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Only 27% of women in management positions

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Cyprus has one of the lowest rates of women in management-level positions in Europe with only 27%, below the EU average of 34%.

Women are still highly outnumbered at the management level in Cyprus, according to data released by Eurostat.

In Q3 2020, more than 9.5 million people held a managerial position in the EU: 6.2 million men and 3.3 million women.

Although women represent almost half of all employed persons in the EU (46%), they are under-represented amongst managers (34%).

With some bumps on the road, this share has gradually increased from just below 30% in Q2 2002.

Among the EU Member States, the largest share of women at managerial positions in Q3 2020 was recorded in Latvia (45%) and Poland (44%), followed by Bulgaria, Hungary, Slovenia and Sweden (all 42%).

At the opposite end of the scale, women accounted for only around a quarter of managers in Croatia (24%), the Netherlands (26%) and Cyprus (27%).

In Greece, the rate is slightly higher, at 29%.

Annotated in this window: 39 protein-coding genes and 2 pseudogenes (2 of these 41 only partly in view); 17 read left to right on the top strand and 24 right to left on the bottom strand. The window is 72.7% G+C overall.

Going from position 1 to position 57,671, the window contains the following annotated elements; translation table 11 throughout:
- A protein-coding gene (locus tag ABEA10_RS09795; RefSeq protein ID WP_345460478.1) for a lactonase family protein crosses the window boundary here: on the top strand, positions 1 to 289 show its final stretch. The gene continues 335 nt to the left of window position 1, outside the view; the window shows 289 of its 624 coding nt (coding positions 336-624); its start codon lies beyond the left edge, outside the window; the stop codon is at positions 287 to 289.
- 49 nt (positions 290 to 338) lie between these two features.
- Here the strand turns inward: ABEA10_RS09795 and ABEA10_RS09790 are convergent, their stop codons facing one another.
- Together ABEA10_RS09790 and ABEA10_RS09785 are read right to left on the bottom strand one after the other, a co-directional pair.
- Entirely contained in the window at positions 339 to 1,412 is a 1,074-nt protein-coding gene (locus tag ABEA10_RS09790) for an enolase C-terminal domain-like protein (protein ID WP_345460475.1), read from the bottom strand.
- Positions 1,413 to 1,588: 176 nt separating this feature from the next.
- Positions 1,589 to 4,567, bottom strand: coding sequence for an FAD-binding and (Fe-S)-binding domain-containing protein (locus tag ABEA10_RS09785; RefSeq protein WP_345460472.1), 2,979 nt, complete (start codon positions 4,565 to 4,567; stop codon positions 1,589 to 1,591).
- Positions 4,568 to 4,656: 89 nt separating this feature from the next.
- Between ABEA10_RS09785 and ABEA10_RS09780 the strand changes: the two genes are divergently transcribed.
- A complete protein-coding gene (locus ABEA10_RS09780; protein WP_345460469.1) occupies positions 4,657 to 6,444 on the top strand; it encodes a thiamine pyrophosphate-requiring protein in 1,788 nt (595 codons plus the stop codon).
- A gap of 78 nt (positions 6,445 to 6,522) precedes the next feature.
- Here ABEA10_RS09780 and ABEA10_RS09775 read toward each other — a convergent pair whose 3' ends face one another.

Meanwhile, the EU employment rate (for people aged 20-64) was 66.6% for women and 78.3% for men, corresponding to a gender gap of 11.7 percentage points (pp).

This gender employment gap in favour of men was seen across all levels of education.

However, the lower the education level, the wider the gap was between the employment rates for men and women; 86.9% of men and 80.5% of women with a high educational level were employed.

In contrast, the employment rate for men with a low educational level was 65.9%; for women, it was 43.4%.

The gender employment gap between men and women with low educational attainment level was 22.5 pp, more than triple the employment gap among highly educated men and women (which was 6.4 pp).

Over three-quarters of men with a medium level of education (78.5%) were employed, and under two-thirds of women (65.9%).

It corresponds to a gender employment gap of 12.6 pp.

Over the last decade, the gender employment gap decreased from 13.5 pp in Q3 2010 to 11.7 pp in Q3 2020.

Similarly, the employment gap between men and women with a high education level decreased from 7.2 pp in Q3 2010 to 6.4 pp in Q3 2020.